In software engineering, continuous integration means the continuous application of quality control processes — small units of effort, applied frequently.

Hudson and Jenkins are open source tools written in Java for just such continuous integration.

This blog post will describe how to set up a CI job with Hudson/Jenkins that automatically builds and executes your Ranorex automation and automatically sends out the generated test reports for every committed change in a subversion repository.

Advantages of Continuous Integration

Continuous integration has many advantages:

  • When tests fail or bugs emerge, developers might revert the codebase to a bug-free state without wasting time for debugging
  • Developers detect and fix integration problems continuously – avoiding last-minute chaos at release dates
  • Early warning of broken/incompatible code
  • Early warning of conflicting changes
  • Immediate testing of all changes
  • Constant availability of a “current” build for testing, demo, or release purposes
  • Immediate feedback to developers on the quality, functionality, or system-wide impact of code they are writing
  • Frequent code check-in pushes developers to create modular, less complex code


Continuous Integration Tool

A download link and an installation description for Hudson and Jenkins can be found at the following links:

In this blog post we are going to use Jenkins as CI tool, but using Hudson instead should not make much difference.

As Jenkins is normally started as a Windows service, it does not have sufficient rights to start UI-applications.

So, make sure that the Jenkins service is not started automatically as a service. To do so, open the “Services” tool (which is part of the “Administrative Tools” in the control panel), choose “Jenkins” service, stop the service, and set the “Startup type” to disabled:

Jenkins Properties

Jenkins can be started manually using following command (from the installation folder):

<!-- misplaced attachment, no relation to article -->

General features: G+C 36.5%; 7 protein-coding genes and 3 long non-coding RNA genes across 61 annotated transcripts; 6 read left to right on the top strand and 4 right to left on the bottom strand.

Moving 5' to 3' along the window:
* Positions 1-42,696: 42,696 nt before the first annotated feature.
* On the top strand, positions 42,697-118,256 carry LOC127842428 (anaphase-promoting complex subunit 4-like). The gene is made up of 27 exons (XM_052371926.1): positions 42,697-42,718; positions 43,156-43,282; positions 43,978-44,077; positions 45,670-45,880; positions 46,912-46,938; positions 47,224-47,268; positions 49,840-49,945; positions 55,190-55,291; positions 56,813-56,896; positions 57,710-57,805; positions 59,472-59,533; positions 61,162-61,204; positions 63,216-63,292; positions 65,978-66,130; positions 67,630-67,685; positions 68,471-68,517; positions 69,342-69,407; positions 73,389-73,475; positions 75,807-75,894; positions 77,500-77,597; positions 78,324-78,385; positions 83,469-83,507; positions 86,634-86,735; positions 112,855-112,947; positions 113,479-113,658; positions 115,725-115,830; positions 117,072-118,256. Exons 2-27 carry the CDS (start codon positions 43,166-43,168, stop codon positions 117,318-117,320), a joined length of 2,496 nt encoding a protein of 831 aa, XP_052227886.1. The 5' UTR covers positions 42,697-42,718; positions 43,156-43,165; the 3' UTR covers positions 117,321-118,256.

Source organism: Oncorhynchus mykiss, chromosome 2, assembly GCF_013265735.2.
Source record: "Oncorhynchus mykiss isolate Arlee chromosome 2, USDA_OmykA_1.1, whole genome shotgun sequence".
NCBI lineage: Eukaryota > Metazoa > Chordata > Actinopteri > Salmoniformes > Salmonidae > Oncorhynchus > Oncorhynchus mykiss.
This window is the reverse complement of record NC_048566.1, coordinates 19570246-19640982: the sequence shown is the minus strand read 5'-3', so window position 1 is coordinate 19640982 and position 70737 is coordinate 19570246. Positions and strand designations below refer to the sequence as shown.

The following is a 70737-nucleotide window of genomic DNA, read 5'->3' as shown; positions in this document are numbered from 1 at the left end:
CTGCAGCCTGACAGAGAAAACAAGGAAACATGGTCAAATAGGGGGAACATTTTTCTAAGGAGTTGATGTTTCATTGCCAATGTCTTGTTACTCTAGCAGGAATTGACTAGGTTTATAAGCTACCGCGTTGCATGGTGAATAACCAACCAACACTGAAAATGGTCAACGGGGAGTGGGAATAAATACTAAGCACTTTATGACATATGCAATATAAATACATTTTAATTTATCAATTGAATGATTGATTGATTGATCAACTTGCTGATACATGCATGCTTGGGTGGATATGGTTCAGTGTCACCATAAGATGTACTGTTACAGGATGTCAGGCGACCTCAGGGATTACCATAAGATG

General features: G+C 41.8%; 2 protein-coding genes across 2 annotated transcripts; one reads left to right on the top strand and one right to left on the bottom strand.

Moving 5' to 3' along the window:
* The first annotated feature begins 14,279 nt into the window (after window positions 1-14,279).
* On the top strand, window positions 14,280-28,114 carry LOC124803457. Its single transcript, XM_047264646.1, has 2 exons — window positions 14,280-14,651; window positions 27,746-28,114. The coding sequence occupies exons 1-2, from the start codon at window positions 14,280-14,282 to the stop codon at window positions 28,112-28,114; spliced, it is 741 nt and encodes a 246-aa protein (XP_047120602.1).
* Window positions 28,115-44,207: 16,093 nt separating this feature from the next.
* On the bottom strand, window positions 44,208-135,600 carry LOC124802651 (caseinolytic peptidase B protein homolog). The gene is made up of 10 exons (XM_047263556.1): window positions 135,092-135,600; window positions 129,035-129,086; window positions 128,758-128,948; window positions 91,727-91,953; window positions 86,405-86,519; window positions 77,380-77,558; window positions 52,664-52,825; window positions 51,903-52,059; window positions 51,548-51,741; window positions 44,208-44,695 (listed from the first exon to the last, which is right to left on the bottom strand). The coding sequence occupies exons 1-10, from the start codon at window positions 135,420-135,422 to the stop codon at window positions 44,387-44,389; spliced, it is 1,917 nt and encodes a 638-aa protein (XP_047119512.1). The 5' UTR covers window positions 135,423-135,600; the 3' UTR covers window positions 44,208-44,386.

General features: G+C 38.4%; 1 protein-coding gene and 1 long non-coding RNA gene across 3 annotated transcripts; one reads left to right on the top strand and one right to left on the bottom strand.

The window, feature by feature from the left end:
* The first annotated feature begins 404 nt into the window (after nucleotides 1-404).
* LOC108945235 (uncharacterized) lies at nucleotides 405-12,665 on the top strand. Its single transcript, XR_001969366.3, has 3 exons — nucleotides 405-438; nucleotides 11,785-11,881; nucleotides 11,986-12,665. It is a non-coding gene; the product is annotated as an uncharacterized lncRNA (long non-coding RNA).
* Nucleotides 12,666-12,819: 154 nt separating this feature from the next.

java -jar jenkins.war

After starting Jenkins, you can access the web interface on the machine you have installed it on using the following address:


You can configure your Jenkins installation according to your wishes navigating through the menu (“Manage Jenkins” -> “Configure System”):

Manage Jenkins

Note: It is necessary to have the Ranorex main components – and a valid Ranorex license – installed on each machine on which you are going to build and execute Ranorex code.

Source Code Management

As mentioned before, we are going to use a subversion repository as base of our continuous integration process.

In this sample we have two solutions placed in our repository: the application we are going to test and the testing application.

Repo Structure

To start the application under test from your test project, simply add a new “Run Application” action to your recorder action table which starts the application under test using a relative path to the repository root:

Add Run Application Action


As we want to build our code for each committed change within our repository, we need a subversion as well as a MS Build plugin for Jenkins. To send a mail holding the test report after each build, we additionally need a mail plugin.

Install Plugins

To install the mentioned plugins, open the “Manage Plugins” section (“Manage Jenkins” -> “Configure System”), choose the following plugins from the list of available plugins and install them using the button on the bottom:

Configure Plugins

Next to installing the plugins, they have to be configured. Therefore open the “Manage System” section as described above and

Add New Job

Now, as the system is configured, we can add a new Jenkins job which will update the checked out files from a SVN repository, build both, the application under test and the Ranorex automation project, execute the application under test as well as the automation code and send a mail with the report file attached.

First of all, create a new Job, choose “Build free-style software project” as job type and enter a name:

Add New Jenkins Job

Configure Source Code Management